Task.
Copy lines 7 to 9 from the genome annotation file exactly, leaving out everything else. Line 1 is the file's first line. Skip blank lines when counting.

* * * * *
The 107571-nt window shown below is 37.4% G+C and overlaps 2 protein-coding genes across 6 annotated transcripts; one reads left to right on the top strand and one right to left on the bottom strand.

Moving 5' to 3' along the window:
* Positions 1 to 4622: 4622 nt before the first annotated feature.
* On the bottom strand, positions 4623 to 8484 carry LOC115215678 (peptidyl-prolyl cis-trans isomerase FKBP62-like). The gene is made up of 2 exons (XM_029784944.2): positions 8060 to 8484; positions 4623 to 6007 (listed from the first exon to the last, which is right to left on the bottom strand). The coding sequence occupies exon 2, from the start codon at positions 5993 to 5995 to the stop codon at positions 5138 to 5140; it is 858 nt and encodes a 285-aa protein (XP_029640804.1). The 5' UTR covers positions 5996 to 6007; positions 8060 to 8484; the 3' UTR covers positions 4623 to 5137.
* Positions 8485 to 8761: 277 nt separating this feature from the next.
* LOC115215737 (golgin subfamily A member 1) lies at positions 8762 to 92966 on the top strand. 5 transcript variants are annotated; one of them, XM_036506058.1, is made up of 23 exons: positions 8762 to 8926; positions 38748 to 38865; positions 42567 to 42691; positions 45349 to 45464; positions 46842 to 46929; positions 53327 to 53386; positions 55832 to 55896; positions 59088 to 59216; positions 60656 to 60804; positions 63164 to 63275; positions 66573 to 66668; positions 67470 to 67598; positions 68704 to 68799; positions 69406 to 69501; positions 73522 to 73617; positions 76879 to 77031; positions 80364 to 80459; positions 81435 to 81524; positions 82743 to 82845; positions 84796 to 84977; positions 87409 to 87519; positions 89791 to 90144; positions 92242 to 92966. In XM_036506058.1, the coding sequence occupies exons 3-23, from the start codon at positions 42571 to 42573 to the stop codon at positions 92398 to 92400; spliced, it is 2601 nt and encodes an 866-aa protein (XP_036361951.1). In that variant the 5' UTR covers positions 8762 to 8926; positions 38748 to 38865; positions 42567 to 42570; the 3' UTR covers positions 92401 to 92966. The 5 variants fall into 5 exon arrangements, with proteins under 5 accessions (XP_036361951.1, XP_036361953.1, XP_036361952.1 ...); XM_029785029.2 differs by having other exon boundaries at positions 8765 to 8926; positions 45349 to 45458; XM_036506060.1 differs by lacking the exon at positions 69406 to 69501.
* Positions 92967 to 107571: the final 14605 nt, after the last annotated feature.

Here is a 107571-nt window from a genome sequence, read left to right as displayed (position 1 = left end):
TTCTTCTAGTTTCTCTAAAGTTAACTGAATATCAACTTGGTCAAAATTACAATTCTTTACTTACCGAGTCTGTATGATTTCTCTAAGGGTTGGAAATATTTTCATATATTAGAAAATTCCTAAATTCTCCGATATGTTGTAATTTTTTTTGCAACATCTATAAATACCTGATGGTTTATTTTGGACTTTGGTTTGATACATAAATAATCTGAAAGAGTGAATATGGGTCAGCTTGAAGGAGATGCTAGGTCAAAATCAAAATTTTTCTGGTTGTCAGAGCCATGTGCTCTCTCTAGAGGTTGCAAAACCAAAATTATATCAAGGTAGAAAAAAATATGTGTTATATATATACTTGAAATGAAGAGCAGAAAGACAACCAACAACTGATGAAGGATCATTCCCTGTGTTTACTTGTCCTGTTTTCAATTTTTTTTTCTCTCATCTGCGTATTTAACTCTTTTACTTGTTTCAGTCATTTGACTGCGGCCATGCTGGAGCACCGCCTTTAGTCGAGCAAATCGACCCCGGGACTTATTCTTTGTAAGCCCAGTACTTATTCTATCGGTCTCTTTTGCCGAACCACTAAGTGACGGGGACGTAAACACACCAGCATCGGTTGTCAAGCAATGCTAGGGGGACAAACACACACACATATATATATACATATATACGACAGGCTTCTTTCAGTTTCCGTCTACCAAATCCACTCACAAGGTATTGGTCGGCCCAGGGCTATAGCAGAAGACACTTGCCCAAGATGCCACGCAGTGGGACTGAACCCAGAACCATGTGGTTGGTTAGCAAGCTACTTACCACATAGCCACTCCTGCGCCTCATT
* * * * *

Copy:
* Positions 92967 to 107571: the final 14605 nt, after the last annotated feature.

Here is a 107571-nt window from a genome sequence, read left to right as displayed (position 1 = left end):
TTCTTCTAGTTTCTCTAAAGTTAACTGAATATCAACTTGGTCAAAATTACAATTCTTTACTTACCGAGTCTGTATGATTTCTCTAAGGGTTGGAAATATTTTCATATATTAGAAAATTCCTAAATTCTCCGATATGTTGTAATTTTTTTTGCAACATCTATAAATACCTGATGGTTTATTTTGGACTTTGGTTTGATACATAAATAATCTGAAAGAGTGAATATGGGTCAGCTTGAAGGAGATGCTAGGTCAAAATCAAAATTTTTCTGGTTGTCAGAGCCATGTGCTCTCTCTAGAGGTTGCAAAACCAAAATTATATCAAGGTAGAAAAAAATATGTGTTATATATATACTTGAAATGAAGAGCAGAAAGACAACCAACAACTGATGAAGGATCATTCCCTGTGTTTACTTGTCCTGTTTTCAATTTTTTTTTCTCTCATCTGCGTATTTAACTCTTTTACTTGTTTCAGTCATTTGACTGCGGCCATGCTGGAGCACCGCCTTTAGTCGAGCAAATCGACCCCGGGACTTATTCTTTGTAAGCCCAGTACTTATTCTATCGGTCTCTTTTGCCGAACCACTAAGTGACGGGGACGTAAACACACCAGCATCGGTTGTCAAGCAATGCTAGGGGGACAAACACACACACATATATATATACATATATACGACAGGCTTCTTTCAGTTTCCGTCTACCAAATCCACTCACAAGGTATTGGTCGGCCCAGGGCTATAGCAGAAGACACTTGCCCAAGATGCCACGCAGTGGGACTGAACCCAGAACCATGTGGTTGGTTAGCAAGCTACTTACCACATAGCCACTCCTGCGCCTCATT